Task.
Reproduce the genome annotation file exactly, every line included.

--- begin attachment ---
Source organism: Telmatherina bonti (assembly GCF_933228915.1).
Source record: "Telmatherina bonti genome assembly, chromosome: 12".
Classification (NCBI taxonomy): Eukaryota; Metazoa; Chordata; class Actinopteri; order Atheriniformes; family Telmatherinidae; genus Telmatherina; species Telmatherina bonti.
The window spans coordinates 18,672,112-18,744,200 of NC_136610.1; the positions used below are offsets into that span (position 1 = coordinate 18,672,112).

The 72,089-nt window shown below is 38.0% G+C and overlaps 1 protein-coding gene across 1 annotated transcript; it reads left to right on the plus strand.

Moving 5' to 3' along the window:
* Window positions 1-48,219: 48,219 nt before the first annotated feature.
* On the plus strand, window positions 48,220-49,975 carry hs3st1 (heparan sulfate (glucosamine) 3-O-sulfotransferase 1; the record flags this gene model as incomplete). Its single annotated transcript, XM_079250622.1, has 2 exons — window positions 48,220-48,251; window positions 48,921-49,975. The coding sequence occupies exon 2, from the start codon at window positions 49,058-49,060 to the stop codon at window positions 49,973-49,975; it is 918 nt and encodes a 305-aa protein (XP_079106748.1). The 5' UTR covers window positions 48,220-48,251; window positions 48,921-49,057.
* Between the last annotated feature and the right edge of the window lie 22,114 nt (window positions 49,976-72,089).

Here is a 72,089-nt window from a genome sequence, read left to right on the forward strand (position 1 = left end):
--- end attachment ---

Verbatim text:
Source organism: Telmatherina bonti (assembly GCF_933228915.1).
Source record: "Telmatherina bonti genome assembly, chromosome: 12".
Classification (NCBI taxonomy): Eukaryota; Metazoa; Chordata; class Actinopteri; order Atheriniformes; family Telmatherinidae; genus Telmatherina; species Telmatherina bonti.
The window spans coordinates 18,672,112-18,744,200 of NC_136610.1; the positions used below are offsets into that span (position 1 = coordinate 18,672,112).

The 72,089-nt window shown below is 38.0% G+C and overlaps 1 protein-coding gene across 1 annotated transcript; it reads left to right on the plus strand.

Moving 5' to 3' along the window:
* Window positions 1-48,219: 48,219 nt before the first annotated feature.
* On the plus strand, window positions 48,220-49,975 carry hs3st1 (heparan sulfate (glucosamine) 3-O-sulfotransferase 1; the record flags this gene model as incomplete). Its single annotated transcript, XM_079250622.1, has 2 exons — window positions 48,220-48,251; window positions 48,921-49,975. The coding sequence occupies exon 2, from the start codon at window positions 49,058-49,060 to the stop codon at window positions 49,973-49,975; it is 918 nt and encodes a 305-aa protein (XP_079106748.1). The 5' UTR covers window positions 48,220-48,251; window positions 48,921-49,057.
* Between the last annotated feature and the right edge of the window lie 22,114 nt (window positions 49,976-72,089).

Here is a 72,089-nt window from a genome sequence, read left to right on the forward strand (position 1 = left end):